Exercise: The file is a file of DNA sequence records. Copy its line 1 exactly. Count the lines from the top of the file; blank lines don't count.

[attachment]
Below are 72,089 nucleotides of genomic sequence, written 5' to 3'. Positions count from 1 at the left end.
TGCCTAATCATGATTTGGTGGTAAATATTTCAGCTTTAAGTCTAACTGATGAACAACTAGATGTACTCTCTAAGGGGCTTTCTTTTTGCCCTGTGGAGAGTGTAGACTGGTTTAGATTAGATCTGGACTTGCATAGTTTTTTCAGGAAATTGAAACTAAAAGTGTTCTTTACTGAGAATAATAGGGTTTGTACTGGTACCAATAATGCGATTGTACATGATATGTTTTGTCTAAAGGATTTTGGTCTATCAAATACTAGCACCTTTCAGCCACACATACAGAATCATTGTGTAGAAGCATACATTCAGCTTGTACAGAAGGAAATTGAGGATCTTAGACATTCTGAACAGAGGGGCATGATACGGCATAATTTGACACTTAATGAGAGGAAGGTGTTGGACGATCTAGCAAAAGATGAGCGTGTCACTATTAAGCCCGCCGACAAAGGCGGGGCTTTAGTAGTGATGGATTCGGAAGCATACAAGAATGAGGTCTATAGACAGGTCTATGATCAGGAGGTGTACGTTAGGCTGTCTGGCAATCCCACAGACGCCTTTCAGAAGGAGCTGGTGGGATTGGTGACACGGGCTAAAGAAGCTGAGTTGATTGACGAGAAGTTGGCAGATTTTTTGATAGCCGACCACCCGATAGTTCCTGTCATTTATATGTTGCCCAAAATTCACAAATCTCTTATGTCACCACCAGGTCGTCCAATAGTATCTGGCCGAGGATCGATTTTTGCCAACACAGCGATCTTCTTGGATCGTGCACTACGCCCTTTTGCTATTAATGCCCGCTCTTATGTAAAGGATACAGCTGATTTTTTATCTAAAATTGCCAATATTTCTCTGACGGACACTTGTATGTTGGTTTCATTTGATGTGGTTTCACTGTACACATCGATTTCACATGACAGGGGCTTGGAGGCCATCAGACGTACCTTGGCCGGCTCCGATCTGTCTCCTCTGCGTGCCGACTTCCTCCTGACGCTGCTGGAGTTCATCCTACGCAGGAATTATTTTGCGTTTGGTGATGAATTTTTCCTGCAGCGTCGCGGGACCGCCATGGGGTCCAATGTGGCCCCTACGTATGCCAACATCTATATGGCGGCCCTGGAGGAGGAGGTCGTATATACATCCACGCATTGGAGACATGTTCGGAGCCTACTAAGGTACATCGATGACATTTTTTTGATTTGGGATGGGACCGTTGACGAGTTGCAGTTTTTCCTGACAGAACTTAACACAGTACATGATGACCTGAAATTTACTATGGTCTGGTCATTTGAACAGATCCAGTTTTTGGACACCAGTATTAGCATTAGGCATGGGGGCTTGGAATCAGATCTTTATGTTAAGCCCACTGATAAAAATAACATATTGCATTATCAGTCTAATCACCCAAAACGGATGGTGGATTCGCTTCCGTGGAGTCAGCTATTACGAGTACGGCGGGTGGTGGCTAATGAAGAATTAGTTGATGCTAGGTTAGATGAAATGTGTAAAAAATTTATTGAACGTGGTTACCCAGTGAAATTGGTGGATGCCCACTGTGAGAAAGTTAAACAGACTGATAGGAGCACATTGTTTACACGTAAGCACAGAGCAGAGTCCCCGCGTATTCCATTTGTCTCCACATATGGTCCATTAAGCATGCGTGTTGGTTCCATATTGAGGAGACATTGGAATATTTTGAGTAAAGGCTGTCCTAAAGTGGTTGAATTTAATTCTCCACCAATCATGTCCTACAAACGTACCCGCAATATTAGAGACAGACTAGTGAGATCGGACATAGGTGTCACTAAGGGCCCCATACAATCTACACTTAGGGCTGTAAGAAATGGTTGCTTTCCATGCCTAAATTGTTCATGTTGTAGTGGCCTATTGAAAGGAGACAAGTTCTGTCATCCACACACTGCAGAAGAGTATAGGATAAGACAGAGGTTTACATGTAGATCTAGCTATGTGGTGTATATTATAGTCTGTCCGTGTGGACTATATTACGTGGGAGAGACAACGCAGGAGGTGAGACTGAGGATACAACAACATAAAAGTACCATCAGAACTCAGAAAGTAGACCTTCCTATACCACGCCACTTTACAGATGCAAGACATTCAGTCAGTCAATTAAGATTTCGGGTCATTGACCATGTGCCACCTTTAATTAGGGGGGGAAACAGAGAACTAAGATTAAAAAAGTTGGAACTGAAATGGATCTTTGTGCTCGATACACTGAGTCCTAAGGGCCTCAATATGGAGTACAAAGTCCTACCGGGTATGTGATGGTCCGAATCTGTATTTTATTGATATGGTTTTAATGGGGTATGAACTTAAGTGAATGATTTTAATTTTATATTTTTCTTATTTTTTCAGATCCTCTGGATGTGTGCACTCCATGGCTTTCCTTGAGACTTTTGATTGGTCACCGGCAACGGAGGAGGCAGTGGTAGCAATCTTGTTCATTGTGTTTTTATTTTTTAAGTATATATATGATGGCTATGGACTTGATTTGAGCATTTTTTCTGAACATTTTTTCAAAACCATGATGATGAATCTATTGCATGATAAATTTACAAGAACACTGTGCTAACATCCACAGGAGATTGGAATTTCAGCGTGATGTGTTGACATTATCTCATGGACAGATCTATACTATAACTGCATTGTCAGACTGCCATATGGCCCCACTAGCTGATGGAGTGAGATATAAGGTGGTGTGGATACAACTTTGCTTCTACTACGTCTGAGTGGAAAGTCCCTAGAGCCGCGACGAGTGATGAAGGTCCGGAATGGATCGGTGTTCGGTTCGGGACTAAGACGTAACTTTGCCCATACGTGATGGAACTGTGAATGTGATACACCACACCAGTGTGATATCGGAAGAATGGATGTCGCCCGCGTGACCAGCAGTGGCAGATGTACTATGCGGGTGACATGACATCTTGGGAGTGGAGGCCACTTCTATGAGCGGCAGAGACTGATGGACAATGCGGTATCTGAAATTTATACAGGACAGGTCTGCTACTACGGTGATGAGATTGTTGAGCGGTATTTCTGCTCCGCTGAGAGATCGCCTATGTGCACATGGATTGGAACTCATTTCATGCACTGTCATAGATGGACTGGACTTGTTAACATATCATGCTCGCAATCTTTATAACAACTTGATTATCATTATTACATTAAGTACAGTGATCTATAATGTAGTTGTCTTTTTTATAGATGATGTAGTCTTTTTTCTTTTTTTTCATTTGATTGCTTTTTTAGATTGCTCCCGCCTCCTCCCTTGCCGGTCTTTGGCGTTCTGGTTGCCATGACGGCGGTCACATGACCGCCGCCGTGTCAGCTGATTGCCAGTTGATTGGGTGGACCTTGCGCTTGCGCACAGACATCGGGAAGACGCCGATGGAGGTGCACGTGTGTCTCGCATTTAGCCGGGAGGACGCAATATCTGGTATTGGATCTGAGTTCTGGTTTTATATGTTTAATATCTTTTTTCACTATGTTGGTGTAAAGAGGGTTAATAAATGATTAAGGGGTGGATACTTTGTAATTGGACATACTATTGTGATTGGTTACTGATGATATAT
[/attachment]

Below are 72,089 nucleotides of genomic sequence, written 5' to 3'. Positions count from 1 at the left end.